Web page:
Dolma – Memories wrapped in grape leaves

Grape leaves are essential when making dolma.

Grape leaves are essential when making dolma.

Anna Kharzeeva
This traditional Armenian meal made it onto Soviet tables thanks in part to Anastas Mikoyan, the driving force behind the Book of Healthy and Tasty Food.

After nearly two years, it’s time for the final recipe of the Soviet Diet. For this occasion, I chose an Armenian dish as a tribute to Anastas Mikoyan, a Soviet minister of different departments, including food, under administrations from Lenin to Brezhnev, and the driving force behind the Book of Healthy and Tasty Food.

Dolma is an Armenian dish (for the post-Soviet space, that is), and since Mikoyan was Armenian, although born and raised in Tbilisi, Georgia, I thought it would have been part of his Soviet diet.

I first tried dolma over at my sister-in-law’s place. Her family moved to Moscow from Yerevan when she was 6, and brought the culinary traditions with them, much to my delight. Marina Nikolayevna, my brother’s mother-in-law, manages to make dolma to feed the whole extended family in the tiny kitchen of her “khruschevka,” the Russian nickname for pre-fab apartment buildings built when Nikita Khrushchev was the Soviet leader. When you go to her house, a huge pot of dolma is placed on the table, with white sauce on the side, and the family digs in – if you put fewer than 4-5 dolma on your plate, you get looks. You don’t want to get looks at an Armenian dinner table, so you eat a lot, which is not hard, since Marina Nikolayevna’s dolma is to die for.

For my dolma, I brought a jar of marinated grape leaves from Yerevan. The leaves were rolled up in batches of about 5, and had a very strong marinated aroma. My leaves were big, so the dolma I made turned out quite a bit bigger than bite-size, which is what they should be. Making bigger rolls wasn’t too tedious a task, and I made over 20 pieces quite quickly – the recipe was easy to follow and I didn’t alter anything.

My dolma was nice, although not as nice as Marina Nikolayevna’s – and I will soon explain why. I made a couple of rolls with fresh grape leaves from the garden (one of the joys of living in Georgia!), and they were softer than the marinated ones, and less salty, too.

Marina Nikolayevna reminisced about dolma back in the day: "My parents were Russian, but they were sent to Armenia to work when they were in their early twenties. Naturally, living in Armenia, mom used to make Armenian dishes. I learned to make dolma from my mother-in-law, who learned it from her mother-in-law. Everyone used to make dolma at home, and of course each woman her own variation. Grape leaves were available at markets — at the beginning of summer fresh, which were the best, and the rest of the year marinated. During the hard times in the late 80s-early 90s I would pick grape leaves from the garden at the university where I used to work — there were beautiful apricots and grape leaves in the garden, it was great to go leaf-picking during lunch break. During the economic blockade of Armenia, I would make dolma with millet, and sometimes with fish from Lake Sevan — we used to survive on that fish!"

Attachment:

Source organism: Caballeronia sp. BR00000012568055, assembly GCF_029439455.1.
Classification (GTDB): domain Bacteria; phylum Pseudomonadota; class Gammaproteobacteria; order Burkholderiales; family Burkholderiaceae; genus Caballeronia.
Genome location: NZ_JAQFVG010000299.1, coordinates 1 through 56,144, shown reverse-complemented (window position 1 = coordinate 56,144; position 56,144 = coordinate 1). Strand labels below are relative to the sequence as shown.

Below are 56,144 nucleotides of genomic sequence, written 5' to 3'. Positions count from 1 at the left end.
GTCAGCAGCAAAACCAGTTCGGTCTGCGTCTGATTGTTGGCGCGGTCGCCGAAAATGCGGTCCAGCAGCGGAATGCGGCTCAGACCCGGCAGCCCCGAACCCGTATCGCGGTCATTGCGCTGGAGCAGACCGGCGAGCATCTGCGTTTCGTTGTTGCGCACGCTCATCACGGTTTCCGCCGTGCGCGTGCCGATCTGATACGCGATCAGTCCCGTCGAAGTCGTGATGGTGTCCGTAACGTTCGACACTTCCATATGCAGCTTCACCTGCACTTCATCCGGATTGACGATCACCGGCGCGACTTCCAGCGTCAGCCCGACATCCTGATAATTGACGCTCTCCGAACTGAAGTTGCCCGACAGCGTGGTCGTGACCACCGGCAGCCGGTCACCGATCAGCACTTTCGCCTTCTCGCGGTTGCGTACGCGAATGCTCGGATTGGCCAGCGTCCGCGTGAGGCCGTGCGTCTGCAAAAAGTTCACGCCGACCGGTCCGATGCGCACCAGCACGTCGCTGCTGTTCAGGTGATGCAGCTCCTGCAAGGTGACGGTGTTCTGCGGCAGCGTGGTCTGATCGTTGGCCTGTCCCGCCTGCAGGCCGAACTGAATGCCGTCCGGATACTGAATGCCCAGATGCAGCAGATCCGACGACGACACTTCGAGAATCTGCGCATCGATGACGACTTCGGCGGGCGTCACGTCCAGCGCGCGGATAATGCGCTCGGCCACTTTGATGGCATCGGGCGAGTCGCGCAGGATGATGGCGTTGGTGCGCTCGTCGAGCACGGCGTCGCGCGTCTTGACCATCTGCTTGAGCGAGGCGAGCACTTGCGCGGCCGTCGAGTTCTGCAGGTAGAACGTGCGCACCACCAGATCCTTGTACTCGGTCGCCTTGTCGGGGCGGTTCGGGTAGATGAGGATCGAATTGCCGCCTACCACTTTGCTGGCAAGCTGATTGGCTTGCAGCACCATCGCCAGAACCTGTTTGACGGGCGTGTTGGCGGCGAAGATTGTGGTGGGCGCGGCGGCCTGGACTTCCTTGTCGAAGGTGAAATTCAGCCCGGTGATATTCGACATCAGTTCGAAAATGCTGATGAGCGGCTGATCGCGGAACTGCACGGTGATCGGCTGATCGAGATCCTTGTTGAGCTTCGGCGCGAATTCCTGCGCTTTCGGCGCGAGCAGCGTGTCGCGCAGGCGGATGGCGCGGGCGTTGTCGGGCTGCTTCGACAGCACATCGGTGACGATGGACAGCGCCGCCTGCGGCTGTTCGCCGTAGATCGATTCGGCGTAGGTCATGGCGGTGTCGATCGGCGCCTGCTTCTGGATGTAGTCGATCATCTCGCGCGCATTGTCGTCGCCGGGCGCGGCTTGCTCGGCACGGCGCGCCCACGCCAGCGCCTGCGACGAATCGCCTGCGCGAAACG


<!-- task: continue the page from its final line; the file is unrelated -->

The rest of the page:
She also told me about the summer version of dolma — grape leaves, eggplants, bell peppers and tomatoes — all cooked in one pot. "Walking home in the summer, I would smell it coming from someone's kitchen and rush home to get some myself. Come over on Saturday, I'll make some!"

I won't need to be reminded of that invitation! While we were chatting, Marina Nikolayevna's son, who was 13 when the family moved to Moscow, remembered that they used to climb the grape vines in their backyard to get some leaves — they were so sour and delicious to kids, just like green apricots!

I felt very privileged to have been trusted with Marina Nikolayevna’s family recipe for 10 ingredient dolma — passed down to two generations of daughters-in-law. “Count on your fingers – you need grape leaves, meat, onion, salt, black pepper, red pepper, purple basil, water, flour and a pinch of sugar – the secret ingredient,” she said. The book’s recipe has only 5 ingredients – that explains my dolma! (let’s just pretend that is the only reason, and not one of 10!)

Granny didn’t have much to say about dolma — the first time she ever tried it was also at Marina Nikolayevna’s place. “Grape leaves in Moscow are exotic, dolma with cabbage leaves – that’s our style!”

When I asked for some final thoughts about the project, Granny said: “Soviet housekeepers (khozyayki) were true heroes. To make anything you needed to be very creative, inventive, persistent and have a lot of useful connections.”

Did Mikoyan chew on grape leaves as a kid? Did he rush home for some summer dolma? Did his mother share her secret ingredient with Mikoyan's wife? We will never know. But even if we did, these stories couldn’t possibly be as interesting as the ones told in the kitchens by the real people who spent their lives on the Soviet diet, and I’m so happy to have had a taste of it.

Dolma (stuffed grape leaves)

The recipe from the Soviet Cook Book, page 166The recipe from the Soviet Cook Book, page 166

How to make it


  • 500 grams lamb
  • u00bd cup rice, cooked
  • 1 onion, chopped
  • 400 grams grape leaves
  • 1 Tbsp oil
1. Mince the mutton, add the cooked rice and chopped onion, as well as herbs, salt and pepper to taste.

2. Wash the grape leaves and remove the stems. Spread the leaves on the table. Add stuffing to each leaf and wrap.

3. Season with salt and put the leaves in a saucepan on low heat. Add oil and a cup of broth remaining from the mutton bones. Cover the pan with a lid and simmer on low heat for about an hour.

4. Serve the dolma with a sauce made from yogurt combined with grated garlic and salt or yogurt with ground cinnamon mixed with powdered sugar.

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